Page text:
More specifically, we examine the extent to which representations of the caregiving relationship predict mothers' feeding behavior with their children with CP beyond the contribution of other mother and child characteristics. Because of the prominence of feeding as a stressor and concern to parents for children with CP, the study focuses only on children with CP and on understanding relations between individual differences in feeding behavior and representations for mothers of these children.
Such an approach provides different, and potentially more helpful, information than would comparisons with contrast groups. Thus, the study is designed to advance understanding of parenting processes for parents of children with CP.
Recent work suggests that a focus on mothers' narrative responses to interviews concerning subjective recall and experience of relationships may lead to a better understanding of a mother's behavior with her child e.
In these interviews about care-giving, mothers' descriptions of their relationships with their children are rated globally for aspects of the internalized relationship like those assessed in the AAI: One of these instruments, the Parent Development Interview PDIwas developed by Aber, Slade, Berger, Bresgi, and Kaplan to assess a parent's representational model of her relationship with a specific child. The interview focuses on three central domains: Because the PDI taps a variety of interactive themes, information it yields illuminates the multidimensional nature of parenting representations, not solely the attachment function of the child-mother relationship.
For this study, we used the PDI to elicit mothers' representations of six dimensions of their relationship with the child: In comparisons with parents of typically developing children, these dimensions have proven particularly salient for parents of children with disabilities see Button et al. In previous studies using this instrument, mothers' representations of worry and anxieties about their child's future, as well as concerns related to parent-child boundaries, predicted their sensitive interactions with their child in teaching situations.
In addition, representations of mothers of children with CP, unlike those of mothers raising typically developing children, are dominated by concerns about compliance with parental requests and are marked by worry for the child's future and a sense of pain and burden associated with parenting the child Button et al.
In this study, we extend this work to focus exclusively on associations between mothers' representations and their feeding behaviors with their child who has CP. Cerebral palsy is a heterogeneous group of permanent motor disorders, resulting from an injury to the brain, that affects approximately 1. Depending on the type and severity of brain injury, CP may include a number of functional problems that vary widely in severity.
Children with CP typically need some level of physical assistance during feeding, problem solving, and play. Although the maternal behaviors important for parenting nonimpaired children are also important for mothers whose child has CP i.
For example, we recently reported that maternal sensitivity was not as strong a predictor of feeding success for mothers of children with CP as was the degree of a child's oral-motor impairment Welch et al.
Therefore, it is important to consider the possibility that level of child impairment may moderate the relation between mothers' representations and their parenting behavior. In this study, we examined the extent to which mother-child feeding behaviors with a child with CP were predicted by the child's developmental status, mother's education, maternal representations of caregiving, and the interaction between representations and the child's developmental status.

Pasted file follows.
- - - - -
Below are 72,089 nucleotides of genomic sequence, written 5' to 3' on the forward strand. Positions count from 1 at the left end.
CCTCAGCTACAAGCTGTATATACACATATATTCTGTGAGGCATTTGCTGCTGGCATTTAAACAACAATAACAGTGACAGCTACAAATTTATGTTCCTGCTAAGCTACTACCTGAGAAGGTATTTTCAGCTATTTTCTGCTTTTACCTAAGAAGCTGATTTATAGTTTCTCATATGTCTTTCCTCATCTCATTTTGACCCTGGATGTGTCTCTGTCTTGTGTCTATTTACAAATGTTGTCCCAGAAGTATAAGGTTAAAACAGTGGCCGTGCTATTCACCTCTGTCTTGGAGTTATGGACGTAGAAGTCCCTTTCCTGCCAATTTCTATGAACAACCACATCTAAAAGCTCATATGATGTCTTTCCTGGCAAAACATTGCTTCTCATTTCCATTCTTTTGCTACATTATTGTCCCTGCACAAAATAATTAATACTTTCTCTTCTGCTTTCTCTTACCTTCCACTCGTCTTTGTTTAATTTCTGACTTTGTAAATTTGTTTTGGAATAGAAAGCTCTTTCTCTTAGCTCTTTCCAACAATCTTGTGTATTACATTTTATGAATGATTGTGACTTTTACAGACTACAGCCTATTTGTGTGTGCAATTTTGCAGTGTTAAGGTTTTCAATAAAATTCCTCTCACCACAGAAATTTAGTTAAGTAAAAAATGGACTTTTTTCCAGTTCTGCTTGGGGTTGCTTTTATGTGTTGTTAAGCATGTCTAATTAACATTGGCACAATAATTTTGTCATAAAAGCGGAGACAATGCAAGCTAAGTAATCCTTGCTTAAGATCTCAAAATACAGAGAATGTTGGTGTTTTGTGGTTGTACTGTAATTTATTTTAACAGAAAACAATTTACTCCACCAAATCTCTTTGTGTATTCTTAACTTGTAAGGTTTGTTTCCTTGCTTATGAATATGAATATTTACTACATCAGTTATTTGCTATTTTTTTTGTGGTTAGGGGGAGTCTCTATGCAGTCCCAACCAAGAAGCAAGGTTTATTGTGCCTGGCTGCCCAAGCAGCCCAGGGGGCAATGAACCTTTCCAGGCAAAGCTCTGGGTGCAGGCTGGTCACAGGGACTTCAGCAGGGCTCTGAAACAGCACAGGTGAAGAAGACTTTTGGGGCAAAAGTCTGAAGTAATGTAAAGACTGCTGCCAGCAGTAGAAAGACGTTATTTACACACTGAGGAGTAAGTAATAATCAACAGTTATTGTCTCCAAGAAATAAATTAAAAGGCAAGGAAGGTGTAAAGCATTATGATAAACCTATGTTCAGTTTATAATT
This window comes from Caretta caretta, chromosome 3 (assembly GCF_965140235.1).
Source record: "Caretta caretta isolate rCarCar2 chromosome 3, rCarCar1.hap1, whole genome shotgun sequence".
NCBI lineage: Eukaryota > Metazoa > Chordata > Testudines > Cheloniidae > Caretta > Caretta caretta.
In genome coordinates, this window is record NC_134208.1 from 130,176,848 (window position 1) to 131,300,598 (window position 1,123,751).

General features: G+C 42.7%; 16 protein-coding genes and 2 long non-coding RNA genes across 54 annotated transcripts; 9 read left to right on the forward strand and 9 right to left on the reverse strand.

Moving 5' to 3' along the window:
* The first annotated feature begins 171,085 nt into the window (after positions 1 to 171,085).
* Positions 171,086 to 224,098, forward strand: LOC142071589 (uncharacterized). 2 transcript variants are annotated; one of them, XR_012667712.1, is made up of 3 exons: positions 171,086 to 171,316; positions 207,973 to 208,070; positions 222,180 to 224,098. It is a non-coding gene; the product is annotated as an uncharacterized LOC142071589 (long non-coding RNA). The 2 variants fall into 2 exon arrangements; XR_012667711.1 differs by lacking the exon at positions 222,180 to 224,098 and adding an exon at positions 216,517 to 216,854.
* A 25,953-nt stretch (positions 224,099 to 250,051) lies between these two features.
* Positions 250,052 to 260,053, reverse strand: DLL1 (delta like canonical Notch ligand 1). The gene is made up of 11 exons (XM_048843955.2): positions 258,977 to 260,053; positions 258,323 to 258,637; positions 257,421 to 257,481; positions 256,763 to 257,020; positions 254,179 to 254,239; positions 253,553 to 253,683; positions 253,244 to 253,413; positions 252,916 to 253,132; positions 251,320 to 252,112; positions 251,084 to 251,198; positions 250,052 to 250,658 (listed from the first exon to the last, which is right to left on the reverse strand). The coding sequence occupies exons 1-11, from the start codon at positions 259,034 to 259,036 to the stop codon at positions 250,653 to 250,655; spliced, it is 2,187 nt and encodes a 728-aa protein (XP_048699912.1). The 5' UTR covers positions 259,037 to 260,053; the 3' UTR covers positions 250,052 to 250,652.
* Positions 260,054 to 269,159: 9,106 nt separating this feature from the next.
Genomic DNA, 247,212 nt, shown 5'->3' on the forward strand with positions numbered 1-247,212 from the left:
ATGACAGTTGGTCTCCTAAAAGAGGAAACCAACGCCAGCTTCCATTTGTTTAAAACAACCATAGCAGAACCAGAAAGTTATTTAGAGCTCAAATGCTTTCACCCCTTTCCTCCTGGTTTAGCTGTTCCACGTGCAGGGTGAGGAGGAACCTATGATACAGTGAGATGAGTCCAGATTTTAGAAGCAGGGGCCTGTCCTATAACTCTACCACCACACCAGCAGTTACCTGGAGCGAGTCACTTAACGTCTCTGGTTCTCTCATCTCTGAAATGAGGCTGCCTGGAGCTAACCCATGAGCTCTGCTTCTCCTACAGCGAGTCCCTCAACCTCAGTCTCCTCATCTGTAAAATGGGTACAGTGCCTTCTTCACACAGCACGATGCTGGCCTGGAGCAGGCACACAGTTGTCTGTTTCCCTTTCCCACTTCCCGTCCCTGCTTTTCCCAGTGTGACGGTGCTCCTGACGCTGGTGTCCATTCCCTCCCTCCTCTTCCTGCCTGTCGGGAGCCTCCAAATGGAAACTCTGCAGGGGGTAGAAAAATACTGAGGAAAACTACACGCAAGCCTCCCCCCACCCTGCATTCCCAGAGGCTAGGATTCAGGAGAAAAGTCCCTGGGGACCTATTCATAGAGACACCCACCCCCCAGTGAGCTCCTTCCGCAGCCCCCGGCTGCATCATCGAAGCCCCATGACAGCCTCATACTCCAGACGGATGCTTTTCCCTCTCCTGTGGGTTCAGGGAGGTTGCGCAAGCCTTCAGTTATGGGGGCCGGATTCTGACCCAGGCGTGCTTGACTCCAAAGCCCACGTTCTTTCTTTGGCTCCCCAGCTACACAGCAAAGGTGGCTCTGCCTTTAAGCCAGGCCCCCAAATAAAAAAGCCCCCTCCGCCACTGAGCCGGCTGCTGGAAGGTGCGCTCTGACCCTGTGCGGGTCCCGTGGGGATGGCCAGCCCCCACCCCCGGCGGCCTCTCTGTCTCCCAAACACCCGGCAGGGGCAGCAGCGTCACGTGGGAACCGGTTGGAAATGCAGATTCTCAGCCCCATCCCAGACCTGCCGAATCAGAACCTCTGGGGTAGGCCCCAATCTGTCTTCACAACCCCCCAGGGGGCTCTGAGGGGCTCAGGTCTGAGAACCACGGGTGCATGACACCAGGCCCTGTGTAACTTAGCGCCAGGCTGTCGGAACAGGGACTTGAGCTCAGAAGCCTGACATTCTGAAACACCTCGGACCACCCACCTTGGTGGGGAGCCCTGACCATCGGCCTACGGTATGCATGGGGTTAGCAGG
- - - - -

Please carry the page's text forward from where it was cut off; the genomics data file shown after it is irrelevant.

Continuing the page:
Method Participants This sample of 58 mothers of children diagnosed with CP was part of a larger study of families who participated in a study of parent-child attachment and family functioning in families raising children with a range of developmental disabilities and chronic medical conditions. The study had institutional review board IRB approval and informed consent was obtained from parents.
Families were recruited from clinics at university medical centers, community hospitals, and early intervention programs and came from rural The mean age of mothers in this sample was On average, mothers had All 58 children of these mothers had received a diagnosis of CP from a physician at least 12 months before data collection.
Female children comprised These children were not functionally locomotor, requiring adults to carry them in order to move from place to place. All children demonstrated minimal competencies in communicating with their mothers such that mothers and observers and clinic staff indicated the child regularly displayed cues that the mother understood. The clarity of these cues and the confidence with which they could be understood varied, but there was agreement among parents and observers that the child was an active participant in interactions.
These steps were taken to ensure that observations of feeding behaviors were face valid for these children. All of the mothers responded to the Vineland Adaptive Behavior Scales, a parent report of child developmental level.
The mean Composite Score for the entire sample was Procedures Families in the study participated in a day of data collection. The adapted version of the Parent Development Interview and the Vineland Adaptive Behavior Scales were administered to mothers, and mother and child were observed during a lunchtime feeding interaction.
The children completed a variety of videotaped assessment procedures. Families were also given a set of self-report questionnaires to complete at home. It surveys four areas of functioning—communication, daily living skills, socialization, and motor skills—producing domain scores in each area as well as an overall composite score. Within each domain are three subdomains, which do not produce standard scores, but do produce age equivalents. Test-retest reliability coefficients for the domain and composite scores are in the.
Interrater reliabilities are in the. The Vineland was validated on a large national sample. The Adaptive Behavior Composite score from the Vineland was used in this study as an index of the child's general developmental status. The PDI administered in this study was adapted from Aber et al. The adaptation involved shortening the interview slightly in consultation with the interview's authors. Interview questions ask parents to recall specific interactions with their child and to describe their own and their child's emotional responses to the incidents discussed.
All interviews were videotaped and administered by an interviewer trained in standardized administration. Mothers' responses to the 13 adapted PDI questions were coded one question at a time from detailed notes using a standard procedure. They were coded on a set of six 4-point rating scales developed to reflect what parents say about caregiving, how they say it, and what emotion they express or exhibit as they discuss caregiving themes Pianta et al.